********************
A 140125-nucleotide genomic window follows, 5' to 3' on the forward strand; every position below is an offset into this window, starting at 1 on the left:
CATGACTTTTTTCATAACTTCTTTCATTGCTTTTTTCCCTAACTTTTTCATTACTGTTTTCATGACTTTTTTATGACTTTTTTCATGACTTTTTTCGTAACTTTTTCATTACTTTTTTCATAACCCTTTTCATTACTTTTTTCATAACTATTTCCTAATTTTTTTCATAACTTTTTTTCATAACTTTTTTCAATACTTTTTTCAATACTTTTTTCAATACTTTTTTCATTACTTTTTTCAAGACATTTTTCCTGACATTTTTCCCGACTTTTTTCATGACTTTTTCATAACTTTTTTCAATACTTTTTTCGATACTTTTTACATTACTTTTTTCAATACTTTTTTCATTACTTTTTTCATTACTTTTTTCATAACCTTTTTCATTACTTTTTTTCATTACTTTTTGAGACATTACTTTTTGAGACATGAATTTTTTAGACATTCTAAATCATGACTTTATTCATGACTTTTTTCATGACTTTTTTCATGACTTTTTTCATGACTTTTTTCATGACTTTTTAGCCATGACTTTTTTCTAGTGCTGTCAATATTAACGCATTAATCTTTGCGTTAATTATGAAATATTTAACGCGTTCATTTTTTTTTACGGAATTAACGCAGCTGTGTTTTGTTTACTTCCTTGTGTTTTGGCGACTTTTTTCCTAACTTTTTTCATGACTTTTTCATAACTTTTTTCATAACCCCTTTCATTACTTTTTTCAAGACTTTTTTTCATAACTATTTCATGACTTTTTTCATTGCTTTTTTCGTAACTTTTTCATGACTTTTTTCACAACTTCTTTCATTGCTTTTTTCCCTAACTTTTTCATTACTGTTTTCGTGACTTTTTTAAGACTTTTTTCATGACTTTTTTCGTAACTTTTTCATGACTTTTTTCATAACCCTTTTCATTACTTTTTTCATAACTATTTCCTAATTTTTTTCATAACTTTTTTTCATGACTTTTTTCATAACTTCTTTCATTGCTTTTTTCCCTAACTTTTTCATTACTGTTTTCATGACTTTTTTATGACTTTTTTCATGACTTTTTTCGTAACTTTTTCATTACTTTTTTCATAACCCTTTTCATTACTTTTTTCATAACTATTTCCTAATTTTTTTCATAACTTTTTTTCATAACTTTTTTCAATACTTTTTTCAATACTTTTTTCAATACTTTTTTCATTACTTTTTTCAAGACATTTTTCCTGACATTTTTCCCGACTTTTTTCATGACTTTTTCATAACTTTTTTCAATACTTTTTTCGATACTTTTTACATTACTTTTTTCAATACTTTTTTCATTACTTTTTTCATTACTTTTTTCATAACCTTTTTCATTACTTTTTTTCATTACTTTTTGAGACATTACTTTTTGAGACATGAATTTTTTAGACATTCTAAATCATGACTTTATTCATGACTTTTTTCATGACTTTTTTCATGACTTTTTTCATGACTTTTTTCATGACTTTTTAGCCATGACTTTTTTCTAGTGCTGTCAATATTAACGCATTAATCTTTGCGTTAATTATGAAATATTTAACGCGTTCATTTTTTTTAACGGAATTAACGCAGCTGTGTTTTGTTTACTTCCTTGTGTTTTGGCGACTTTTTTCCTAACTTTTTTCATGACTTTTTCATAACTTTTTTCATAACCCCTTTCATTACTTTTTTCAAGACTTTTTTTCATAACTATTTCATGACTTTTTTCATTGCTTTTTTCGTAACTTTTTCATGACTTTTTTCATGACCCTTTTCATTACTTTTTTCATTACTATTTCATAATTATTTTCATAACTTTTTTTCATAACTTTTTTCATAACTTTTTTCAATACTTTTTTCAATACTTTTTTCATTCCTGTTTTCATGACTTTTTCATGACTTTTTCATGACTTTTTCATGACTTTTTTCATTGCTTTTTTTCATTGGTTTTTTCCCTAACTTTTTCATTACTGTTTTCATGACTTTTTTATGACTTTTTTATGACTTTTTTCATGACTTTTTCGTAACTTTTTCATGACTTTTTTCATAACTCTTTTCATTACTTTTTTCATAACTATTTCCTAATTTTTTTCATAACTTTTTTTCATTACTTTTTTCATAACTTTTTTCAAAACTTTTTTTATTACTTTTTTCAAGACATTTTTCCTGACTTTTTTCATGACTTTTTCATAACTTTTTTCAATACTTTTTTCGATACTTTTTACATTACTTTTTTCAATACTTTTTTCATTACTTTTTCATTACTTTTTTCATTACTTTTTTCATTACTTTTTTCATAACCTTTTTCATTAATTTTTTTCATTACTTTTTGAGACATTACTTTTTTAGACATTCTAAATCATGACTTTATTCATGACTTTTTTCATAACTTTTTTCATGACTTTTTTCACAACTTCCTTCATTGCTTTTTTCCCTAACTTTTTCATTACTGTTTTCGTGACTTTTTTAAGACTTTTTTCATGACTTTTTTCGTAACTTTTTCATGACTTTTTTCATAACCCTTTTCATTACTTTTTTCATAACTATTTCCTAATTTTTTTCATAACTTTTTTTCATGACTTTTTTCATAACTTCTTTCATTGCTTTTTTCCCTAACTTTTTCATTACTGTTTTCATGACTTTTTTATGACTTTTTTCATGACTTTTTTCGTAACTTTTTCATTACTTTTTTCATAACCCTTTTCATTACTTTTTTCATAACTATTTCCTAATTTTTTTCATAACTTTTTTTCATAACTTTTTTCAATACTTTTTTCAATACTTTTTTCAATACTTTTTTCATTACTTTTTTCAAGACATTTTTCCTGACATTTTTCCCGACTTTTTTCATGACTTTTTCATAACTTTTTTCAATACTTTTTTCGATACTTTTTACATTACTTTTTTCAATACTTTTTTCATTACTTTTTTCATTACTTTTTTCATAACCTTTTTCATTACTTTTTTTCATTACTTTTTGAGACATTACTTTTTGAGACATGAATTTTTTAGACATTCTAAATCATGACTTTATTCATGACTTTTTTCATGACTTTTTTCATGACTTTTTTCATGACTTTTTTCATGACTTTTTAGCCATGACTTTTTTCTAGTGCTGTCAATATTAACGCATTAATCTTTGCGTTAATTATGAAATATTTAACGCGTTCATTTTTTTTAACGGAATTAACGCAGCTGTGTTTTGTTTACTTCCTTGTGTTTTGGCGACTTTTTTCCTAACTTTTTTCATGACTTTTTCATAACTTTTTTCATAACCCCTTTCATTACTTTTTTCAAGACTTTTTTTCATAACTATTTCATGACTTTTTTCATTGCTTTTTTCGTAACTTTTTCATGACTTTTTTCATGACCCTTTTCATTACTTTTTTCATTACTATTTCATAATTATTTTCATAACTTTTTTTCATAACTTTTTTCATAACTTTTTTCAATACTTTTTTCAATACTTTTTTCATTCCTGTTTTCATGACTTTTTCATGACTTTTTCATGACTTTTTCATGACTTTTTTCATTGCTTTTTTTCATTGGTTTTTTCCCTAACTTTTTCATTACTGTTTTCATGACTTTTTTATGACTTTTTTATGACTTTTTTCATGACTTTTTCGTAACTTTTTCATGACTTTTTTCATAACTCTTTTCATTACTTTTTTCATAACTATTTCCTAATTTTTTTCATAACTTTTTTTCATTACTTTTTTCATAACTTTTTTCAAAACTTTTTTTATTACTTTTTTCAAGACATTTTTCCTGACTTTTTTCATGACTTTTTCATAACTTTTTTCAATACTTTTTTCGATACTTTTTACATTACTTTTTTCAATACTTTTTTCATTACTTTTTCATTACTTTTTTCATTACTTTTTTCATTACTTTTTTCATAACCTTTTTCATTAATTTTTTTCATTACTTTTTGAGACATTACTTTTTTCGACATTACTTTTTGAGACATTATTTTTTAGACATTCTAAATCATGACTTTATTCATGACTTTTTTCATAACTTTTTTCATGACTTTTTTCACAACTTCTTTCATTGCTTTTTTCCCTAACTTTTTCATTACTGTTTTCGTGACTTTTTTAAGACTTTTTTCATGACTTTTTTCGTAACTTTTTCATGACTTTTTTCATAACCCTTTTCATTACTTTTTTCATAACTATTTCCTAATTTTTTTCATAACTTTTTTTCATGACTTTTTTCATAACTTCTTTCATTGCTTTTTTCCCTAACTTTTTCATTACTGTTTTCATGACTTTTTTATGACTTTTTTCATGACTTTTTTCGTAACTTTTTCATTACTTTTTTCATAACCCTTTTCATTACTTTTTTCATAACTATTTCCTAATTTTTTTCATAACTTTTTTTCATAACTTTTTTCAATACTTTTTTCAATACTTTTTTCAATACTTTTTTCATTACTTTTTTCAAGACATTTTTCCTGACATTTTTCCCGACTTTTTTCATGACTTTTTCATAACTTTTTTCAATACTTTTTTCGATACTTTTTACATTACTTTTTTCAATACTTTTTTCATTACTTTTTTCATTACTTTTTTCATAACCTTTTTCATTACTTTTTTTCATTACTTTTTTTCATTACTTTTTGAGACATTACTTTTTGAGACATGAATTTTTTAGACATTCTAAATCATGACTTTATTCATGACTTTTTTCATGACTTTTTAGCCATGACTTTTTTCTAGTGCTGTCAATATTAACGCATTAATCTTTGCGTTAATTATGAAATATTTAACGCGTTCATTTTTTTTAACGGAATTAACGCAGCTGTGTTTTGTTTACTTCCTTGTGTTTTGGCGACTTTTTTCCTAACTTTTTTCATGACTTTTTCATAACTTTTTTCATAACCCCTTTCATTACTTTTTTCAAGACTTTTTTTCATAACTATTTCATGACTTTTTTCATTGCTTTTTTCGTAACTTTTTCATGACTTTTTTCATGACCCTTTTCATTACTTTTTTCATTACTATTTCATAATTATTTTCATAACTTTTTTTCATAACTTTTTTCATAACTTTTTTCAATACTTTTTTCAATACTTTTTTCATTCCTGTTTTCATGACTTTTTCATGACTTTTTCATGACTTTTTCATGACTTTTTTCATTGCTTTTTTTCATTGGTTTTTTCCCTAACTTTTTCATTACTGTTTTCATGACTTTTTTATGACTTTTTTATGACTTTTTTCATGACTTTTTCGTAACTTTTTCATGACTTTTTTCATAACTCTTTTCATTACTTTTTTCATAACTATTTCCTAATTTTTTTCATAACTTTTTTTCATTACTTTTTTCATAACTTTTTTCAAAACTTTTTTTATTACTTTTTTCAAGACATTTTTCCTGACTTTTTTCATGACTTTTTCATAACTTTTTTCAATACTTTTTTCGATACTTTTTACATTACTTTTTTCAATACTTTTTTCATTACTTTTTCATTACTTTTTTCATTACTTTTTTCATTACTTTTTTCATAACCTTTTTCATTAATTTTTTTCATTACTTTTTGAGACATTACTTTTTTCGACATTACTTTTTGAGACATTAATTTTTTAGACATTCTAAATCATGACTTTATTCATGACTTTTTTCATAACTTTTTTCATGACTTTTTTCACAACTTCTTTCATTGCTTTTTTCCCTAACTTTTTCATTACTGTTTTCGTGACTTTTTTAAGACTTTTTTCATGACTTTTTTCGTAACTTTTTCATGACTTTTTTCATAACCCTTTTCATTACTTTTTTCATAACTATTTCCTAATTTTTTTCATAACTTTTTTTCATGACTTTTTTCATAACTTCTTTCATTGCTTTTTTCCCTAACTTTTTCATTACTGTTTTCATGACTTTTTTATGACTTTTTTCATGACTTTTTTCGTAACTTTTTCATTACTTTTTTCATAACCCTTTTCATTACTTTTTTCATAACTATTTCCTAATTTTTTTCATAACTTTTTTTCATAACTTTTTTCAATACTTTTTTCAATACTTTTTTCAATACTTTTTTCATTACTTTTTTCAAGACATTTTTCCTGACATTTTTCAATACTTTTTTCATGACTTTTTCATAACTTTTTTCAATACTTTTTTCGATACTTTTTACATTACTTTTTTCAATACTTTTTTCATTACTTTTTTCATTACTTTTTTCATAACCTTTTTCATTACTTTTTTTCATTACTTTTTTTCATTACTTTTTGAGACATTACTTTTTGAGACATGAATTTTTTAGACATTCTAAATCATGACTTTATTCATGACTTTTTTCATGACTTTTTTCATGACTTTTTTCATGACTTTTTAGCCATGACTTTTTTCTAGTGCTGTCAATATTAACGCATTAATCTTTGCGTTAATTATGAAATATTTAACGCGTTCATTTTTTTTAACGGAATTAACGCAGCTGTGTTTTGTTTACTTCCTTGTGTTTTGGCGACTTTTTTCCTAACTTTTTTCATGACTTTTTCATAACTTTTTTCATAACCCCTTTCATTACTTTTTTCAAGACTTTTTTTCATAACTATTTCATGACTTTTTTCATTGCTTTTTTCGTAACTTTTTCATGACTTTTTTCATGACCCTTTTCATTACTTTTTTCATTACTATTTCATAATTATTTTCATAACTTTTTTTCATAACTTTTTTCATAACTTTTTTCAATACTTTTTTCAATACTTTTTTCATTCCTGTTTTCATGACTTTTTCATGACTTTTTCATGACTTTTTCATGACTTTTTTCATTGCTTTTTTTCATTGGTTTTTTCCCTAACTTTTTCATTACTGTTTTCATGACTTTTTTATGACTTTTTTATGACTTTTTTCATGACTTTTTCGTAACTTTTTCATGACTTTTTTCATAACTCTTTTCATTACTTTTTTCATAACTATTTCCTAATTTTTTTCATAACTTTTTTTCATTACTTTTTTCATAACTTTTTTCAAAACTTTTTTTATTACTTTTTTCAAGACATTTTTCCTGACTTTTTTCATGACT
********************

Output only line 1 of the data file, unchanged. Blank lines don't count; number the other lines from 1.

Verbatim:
A 140125-nucleotide genomic window follows, 5' to 3' on the forward strand; every position below is an offset into this window, starting at 1 on the left: